Gas Properties

Objective:

In this exercise you will investigate some thermometric properties of gases.
The ideal gas law states that for a fixed volume of an ideal gas (PV/T) = nR = constant.  Here P and V are the pressure and volume of the gas at absolute temperature T.  Theoretical derivations of the ideal gas law neglect the forces that the gas molecules exert on each other.  Real gases therefore do not strictly obey the ideal gas law.  However, at sufficiently low densities, intermolecular forces do not play a significant role and the ideal gas law becomes increasingly accurate.  For instance, at 20 atm pressure and room temperature, the volume of 1 mole of oxygen gas is about 2.3% smaller than predicted by the ideal gas law, but at 1 atm pressure the volume is only about 0.13% smaller. 

bulletIf the temperature T is constant the ideal gas law yields Boyle’s law, PV = constant (at constant T). 
bulletIf the pressure is held constant, the ideal gas law yields Charles's law, V/T = constant (at constant P).

Procedure:

Open a Microsoft Word document to keep a log of your experimental procedures and results.  Complete all the tasks (in blue).  Answer all questions.

Use an on-line simulation from the University of Colorado PhET group to verify Boyle's law and Charles' law.
Link to the simulation: Gas_Properties

(a)  Explore the interface!  (Click "Help" for hints.)

bulletYou can pump two types of molecules into the chamber.
bulletYou can specify constant volume, pressure, or temperature.
bulletYou can work in an environment with or without gravity.
bulletYou can heat up the gas in the chamber.
bulletYou can use various measuring tools. (Explore what they can be used for.)

(b)  Reset the simulation, choose constant volume and a gravity-free environment and add gas to the chamber at 300 K until the pressure is between 1 and 2 atm.
Switch to constant temperature and verify Boyle's law.  Boyle’s law states  that PV = constant for constant T, or P = constant/V.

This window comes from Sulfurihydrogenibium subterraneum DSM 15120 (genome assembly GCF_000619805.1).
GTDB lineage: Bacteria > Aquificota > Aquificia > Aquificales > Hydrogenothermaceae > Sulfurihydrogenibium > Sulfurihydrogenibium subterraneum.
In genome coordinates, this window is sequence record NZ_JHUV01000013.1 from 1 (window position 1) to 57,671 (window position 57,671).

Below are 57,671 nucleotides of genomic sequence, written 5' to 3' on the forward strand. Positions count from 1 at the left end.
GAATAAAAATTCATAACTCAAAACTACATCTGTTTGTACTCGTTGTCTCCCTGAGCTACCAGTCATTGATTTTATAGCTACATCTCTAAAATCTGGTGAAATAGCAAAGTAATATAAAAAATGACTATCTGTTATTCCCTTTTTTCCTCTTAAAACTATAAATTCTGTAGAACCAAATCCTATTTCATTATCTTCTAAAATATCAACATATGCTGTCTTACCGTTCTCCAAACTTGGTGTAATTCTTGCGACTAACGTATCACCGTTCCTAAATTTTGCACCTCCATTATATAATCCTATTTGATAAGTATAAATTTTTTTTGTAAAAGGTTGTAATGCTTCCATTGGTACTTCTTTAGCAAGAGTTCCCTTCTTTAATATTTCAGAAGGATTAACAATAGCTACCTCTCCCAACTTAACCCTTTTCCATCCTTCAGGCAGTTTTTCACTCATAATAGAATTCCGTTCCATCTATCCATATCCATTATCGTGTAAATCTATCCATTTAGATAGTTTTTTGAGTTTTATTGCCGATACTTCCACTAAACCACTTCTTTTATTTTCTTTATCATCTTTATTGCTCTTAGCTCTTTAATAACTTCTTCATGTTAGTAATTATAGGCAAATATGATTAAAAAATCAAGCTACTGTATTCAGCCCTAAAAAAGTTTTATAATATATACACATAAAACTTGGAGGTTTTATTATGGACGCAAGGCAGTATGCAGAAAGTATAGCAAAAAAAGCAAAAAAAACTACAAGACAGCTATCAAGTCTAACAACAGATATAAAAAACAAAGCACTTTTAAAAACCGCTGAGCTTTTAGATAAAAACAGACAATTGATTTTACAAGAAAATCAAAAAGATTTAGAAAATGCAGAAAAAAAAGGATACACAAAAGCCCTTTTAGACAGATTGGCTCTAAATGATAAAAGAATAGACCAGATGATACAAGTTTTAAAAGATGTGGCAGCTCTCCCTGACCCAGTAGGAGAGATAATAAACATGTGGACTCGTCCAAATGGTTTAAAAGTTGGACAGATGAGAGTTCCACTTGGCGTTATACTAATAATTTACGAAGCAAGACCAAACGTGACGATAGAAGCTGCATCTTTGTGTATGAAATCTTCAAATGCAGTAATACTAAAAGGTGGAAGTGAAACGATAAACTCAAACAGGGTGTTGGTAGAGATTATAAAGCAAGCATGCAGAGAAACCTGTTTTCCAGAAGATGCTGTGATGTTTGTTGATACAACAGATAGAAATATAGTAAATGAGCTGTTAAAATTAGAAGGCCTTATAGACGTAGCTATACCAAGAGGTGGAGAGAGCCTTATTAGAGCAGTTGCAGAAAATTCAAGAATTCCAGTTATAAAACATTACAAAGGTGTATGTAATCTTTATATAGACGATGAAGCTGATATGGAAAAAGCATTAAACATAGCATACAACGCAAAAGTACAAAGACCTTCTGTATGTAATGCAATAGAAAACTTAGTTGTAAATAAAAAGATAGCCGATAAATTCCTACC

A plot of P versus 1/V should yield a straight line.  If it does, you have verified Boyle’s Law.
Construct an appropriate data table and plot with at least 6 data points.  Paste them into your Word document.  Add comments.  Did you verify Boyle's law?
[The volume of the box is V = length * width * height.  Width and height are fixed, so  V = constant*length.  Let us set the constant to 100 nm2.  The length can be measured with the ruler in units of nanometer (nm).]

(c)  Switch to constant pressure and verify Charles' law.  Charles' law states V = constant * T for constant P, where T is the absolute temperature.  A plot of V versus T should yield a straight line.  If it does, you have verified Charles' Law.
Construct an appropriate data table and plot with at least 6 data points.  Paste them into your Word document.  Add comments.  Did you verify Charles' law?

(d)  Reset the simulation, choose constant volume and a gravity-free environment and add two species gas to the chamber at 300 K until the pressure is between 1 and 2 atm.  Compare the average speeds of the two types of particles.  Explain your results.

(e)  In an environment with lots of gravity explore how the pressure varies with height.
Construct an appropriate data table and plot.  Paste them into your Word document.  Add comments.

To earn extra credit add your name and e-mail address to your log that contains your data tables, graphs, comments and answers.
Save your Word document (your name_exm2.docx, go to Blackboard, Assignments, Extra Credit 2, and attach your document.